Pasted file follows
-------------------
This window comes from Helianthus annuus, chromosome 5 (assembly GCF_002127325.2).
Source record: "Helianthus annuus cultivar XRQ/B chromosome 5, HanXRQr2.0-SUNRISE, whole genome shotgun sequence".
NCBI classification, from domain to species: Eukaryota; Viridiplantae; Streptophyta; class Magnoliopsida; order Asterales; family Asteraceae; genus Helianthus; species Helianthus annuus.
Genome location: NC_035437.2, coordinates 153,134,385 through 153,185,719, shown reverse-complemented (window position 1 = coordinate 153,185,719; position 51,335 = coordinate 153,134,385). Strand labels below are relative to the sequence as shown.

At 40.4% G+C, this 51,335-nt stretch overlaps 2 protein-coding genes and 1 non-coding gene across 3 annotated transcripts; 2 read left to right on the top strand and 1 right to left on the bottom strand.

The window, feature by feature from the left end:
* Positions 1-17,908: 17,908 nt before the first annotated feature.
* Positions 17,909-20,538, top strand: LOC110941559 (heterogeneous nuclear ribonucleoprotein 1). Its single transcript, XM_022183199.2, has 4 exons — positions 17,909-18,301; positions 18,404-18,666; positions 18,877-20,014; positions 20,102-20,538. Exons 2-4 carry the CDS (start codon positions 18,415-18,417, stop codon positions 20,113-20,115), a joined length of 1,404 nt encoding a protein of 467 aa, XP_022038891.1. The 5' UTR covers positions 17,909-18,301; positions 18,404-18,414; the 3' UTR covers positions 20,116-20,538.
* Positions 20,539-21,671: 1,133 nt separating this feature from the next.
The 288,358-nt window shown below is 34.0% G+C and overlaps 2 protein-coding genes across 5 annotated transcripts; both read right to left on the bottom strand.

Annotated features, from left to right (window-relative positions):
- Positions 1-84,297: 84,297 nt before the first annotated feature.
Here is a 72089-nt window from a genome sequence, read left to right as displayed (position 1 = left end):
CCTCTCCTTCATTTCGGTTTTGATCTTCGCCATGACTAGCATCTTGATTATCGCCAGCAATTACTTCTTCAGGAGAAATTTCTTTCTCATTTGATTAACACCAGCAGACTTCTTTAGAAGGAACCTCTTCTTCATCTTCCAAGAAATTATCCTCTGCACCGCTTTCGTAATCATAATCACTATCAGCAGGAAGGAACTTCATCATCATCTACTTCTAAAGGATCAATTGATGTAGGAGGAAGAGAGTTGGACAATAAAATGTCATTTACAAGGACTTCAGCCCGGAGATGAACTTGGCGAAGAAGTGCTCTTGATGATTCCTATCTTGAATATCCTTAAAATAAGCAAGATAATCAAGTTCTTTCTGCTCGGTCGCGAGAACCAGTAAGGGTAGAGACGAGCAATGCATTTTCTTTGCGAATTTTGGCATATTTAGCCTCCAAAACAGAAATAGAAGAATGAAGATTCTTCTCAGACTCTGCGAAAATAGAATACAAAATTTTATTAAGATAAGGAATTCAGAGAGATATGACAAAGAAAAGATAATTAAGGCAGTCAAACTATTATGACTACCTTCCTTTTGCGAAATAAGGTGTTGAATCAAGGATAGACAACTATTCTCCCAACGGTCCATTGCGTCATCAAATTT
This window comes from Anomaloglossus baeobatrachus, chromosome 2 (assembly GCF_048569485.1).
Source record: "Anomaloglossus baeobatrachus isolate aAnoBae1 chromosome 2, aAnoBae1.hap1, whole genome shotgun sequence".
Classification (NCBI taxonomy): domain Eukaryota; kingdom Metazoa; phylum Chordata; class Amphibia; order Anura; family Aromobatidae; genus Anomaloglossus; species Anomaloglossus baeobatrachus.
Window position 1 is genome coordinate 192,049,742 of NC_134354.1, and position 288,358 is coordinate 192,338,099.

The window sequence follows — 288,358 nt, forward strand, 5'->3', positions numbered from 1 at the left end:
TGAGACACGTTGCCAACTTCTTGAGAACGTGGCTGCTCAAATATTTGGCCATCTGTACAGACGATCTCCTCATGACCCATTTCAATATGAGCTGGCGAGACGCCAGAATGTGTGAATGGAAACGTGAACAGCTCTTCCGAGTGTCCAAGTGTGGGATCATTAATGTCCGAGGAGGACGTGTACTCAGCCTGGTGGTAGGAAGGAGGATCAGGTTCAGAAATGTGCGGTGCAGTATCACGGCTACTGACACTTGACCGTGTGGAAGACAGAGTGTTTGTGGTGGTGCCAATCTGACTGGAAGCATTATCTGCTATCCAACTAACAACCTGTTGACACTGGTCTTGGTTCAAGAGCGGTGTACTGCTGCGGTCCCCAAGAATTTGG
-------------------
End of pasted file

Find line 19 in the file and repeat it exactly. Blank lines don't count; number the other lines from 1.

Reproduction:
The window sequence follows — 288,358 nt, forward strand, 5'->3', positions numbered from 1 at the left end: